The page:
SBRI Healthcare Competition: Urgent & Emergency Care
In 2019, an average of 70,231 people attended emergency departments (EDs) each day in England. This is 4.8% higher than in 2018. At ‘Type 1’ EDs – i.e. major hospital Emergency Departments offering a 24-hour service – the increase was similar, at 4.9%. Over the last five years, attendances at Type 1 EDs have risen 10.6%, which amounts to over 4,000 extra people attending each day. When Type 3 facilities such as minor injury units and urgent care centres are included, the increase is almost 9,000 extra attendances per day across England. A systematic review in the British Journal of General Practice3 showed that inappropriate attendances may account for between 24% and 40% of presentations at EDs. The latter review has been well cited and similar issues identified around the world.
What can be done to release pressure on the system and improve quality of health and care?
Under the overall theme of ‘Urgent and Emergency Care’, two categories have been identified via consultation with clinicians and other stakeholders working in provision of care across the spectrum. Applicants are expected to respond to one of the two categories and, in both Categories, should consider if their solution is specific to, or can be tailored to, one of the sub-categories, whilst being mindful of the broader impact on the urgent and emergency care system.
Category 1: Reducing demand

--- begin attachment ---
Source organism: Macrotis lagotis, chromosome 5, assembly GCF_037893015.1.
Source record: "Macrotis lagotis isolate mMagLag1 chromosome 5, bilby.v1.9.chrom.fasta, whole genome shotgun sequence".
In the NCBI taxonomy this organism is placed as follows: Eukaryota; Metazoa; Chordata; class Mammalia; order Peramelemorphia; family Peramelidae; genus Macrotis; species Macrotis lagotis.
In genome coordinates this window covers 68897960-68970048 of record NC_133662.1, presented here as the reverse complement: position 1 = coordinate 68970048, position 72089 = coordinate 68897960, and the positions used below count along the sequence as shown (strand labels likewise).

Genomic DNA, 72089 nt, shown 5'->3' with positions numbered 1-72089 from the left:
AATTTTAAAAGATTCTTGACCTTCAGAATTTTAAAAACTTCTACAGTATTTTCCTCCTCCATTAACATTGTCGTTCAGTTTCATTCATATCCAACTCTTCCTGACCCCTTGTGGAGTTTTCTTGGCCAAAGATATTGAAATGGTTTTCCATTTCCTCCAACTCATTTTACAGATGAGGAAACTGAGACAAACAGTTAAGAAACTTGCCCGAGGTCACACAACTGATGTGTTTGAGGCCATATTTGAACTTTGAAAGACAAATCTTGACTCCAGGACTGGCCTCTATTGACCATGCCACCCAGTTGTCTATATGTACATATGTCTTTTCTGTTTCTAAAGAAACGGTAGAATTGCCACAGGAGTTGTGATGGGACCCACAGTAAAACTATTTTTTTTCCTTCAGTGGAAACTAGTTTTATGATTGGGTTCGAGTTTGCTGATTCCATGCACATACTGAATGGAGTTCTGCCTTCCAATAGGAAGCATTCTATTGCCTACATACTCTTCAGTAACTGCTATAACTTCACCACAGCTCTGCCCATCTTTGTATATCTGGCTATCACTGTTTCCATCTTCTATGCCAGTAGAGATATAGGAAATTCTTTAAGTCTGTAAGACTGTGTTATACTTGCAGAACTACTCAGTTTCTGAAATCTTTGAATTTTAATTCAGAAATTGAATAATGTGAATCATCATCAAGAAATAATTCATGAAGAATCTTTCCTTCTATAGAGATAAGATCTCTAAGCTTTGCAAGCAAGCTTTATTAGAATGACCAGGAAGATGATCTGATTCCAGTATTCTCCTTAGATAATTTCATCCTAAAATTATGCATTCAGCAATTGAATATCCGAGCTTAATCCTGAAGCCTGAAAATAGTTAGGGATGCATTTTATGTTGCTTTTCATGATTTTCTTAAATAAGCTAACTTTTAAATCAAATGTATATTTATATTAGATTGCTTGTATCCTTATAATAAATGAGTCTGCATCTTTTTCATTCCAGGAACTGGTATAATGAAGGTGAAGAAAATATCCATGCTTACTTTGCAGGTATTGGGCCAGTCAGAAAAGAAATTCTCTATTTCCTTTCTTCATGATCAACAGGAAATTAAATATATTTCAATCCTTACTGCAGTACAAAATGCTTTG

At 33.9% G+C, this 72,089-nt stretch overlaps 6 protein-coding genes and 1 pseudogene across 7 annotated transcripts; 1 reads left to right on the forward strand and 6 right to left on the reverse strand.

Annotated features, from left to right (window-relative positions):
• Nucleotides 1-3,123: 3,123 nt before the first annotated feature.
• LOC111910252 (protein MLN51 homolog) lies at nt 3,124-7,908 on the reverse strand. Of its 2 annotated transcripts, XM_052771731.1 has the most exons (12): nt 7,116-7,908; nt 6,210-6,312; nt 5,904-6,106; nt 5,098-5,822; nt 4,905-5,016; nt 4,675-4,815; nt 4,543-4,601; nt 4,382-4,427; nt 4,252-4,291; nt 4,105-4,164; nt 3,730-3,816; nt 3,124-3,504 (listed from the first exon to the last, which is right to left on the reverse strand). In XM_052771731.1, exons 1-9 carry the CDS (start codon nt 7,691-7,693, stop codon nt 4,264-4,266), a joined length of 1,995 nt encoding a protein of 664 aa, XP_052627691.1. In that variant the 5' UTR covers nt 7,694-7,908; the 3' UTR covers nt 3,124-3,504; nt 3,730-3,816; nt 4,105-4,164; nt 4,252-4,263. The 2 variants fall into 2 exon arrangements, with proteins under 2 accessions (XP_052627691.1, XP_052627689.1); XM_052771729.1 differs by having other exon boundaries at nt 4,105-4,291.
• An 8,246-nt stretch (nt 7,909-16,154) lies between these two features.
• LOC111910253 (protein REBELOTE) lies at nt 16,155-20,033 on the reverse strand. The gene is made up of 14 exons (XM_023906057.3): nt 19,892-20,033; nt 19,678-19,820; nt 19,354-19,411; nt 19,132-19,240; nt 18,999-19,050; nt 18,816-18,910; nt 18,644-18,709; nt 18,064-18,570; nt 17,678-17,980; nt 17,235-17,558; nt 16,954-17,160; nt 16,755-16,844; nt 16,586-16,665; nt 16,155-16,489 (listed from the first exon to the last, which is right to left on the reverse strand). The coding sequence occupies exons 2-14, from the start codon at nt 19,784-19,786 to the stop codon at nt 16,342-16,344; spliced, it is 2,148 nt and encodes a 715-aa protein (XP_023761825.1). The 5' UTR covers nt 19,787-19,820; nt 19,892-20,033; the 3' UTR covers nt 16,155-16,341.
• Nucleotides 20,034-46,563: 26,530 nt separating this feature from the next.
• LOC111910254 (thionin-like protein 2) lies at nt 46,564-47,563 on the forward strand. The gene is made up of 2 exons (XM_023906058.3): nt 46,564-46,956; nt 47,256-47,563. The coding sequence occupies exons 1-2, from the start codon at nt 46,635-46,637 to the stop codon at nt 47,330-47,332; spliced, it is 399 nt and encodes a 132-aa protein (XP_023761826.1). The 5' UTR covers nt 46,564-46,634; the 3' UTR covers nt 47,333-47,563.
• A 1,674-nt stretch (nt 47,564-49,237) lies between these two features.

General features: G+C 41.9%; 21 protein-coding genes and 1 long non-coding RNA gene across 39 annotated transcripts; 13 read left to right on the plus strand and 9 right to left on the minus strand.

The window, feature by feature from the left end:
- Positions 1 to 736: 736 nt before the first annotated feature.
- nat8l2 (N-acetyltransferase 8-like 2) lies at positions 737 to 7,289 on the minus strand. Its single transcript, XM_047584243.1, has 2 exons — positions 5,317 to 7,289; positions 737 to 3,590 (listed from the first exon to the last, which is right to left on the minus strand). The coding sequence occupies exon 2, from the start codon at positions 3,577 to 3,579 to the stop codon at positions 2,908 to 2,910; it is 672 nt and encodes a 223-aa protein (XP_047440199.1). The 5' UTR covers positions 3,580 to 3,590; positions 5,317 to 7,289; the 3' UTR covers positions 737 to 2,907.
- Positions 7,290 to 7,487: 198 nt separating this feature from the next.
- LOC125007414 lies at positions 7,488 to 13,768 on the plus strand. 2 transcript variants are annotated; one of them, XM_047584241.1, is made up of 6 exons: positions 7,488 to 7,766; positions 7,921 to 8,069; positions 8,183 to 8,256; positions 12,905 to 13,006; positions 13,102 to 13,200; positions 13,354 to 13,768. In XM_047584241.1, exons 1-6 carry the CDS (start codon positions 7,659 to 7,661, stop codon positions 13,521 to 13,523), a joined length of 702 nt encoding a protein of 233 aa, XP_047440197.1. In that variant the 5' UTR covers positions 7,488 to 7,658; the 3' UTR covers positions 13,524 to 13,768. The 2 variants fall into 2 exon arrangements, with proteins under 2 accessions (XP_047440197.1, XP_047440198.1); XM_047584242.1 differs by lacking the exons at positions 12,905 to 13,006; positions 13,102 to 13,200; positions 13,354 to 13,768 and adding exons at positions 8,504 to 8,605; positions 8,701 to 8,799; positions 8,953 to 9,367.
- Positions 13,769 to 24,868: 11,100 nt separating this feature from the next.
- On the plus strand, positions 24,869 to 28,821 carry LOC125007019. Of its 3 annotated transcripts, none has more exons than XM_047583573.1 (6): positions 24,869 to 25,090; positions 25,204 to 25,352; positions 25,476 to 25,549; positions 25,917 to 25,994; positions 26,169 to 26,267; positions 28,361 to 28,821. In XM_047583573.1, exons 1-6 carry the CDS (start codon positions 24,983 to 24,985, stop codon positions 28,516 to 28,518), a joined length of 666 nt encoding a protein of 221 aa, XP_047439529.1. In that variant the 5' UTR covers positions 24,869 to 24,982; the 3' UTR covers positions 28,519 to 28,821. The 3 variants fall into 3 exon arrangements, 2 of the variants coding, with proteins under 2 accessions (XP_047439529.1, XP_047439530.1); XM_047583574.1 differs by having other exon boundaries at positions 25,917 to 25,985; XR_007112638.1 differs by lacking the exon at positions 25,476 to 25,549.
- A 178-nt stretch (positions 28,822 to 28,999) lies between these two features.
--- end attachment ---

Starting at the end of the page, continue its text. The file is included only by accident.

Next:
There are significant increases in ED demand1-7 with evidence to suggest that significant proportions of patients present to the ED with less urgent needs. These patients are often younger adults and are more likely to present out of hours3. Patients that present with less urgent needs could be treated by other services such as primary care, pharmacies or through self-care. By definition, in order to reduce the number of people arriving at the front door, innovations are required that intervene at the incident, in the community, at home, through primary care or NHS 111.
Category 2: Reducing the length of stay in the Emergency Department
When urgent or emergency care is required there are often delays within the pathway; these may be in Primary Care (see Category 1), assessment areas, inpatient wards or prior to discharge. Innovations that give enhanced confidence to patients and carers in home, primary and community care management and in early intervention could enable early discharge and a reduction in admissions to hospital from the ED. This may be particularly true in both children and in elderly patients with complex conditions.
Given the higher numbers of unnecessary ED attendances for children, there are likely to be some specific approaches to address this issue that may not be generalisable to adults. So these two groups may be considered as sub-categories and solutions developed for adults should not be assumed to work equally well for children and vice-versa. Any evaluation of a solution to this challenge should be designed to take into account the differences and studies powered accordingly.
Funding available and how to apply
The SBRI competition is open to single companies or organisations from the private, public and third sectors, including charities. The competition runs in two phases (subject to availability of budget in 2021):
• Phase 1 is intended to show the technical feasibility of the proposed concept. The development contracts placed will be for a maximum of 6 months and up to £100,000 (inc. VAT) per project
• Phase 2 contracts are intended to develop and evaluate prototypes or demonstration units from the more promising technologies in Phase 1. Only those projects that have completed Phase 1 successfully will be eligible for Phase 2.
Developments will be 100% funded and suppliers for each project will be selected by an open competition process and retain the intellectual property rights (IPR) generated from the project, with certain rights of use retained by the NHS. The competition opens on 15 July 2020. The deadline for applications is 1pm 27 August 2020.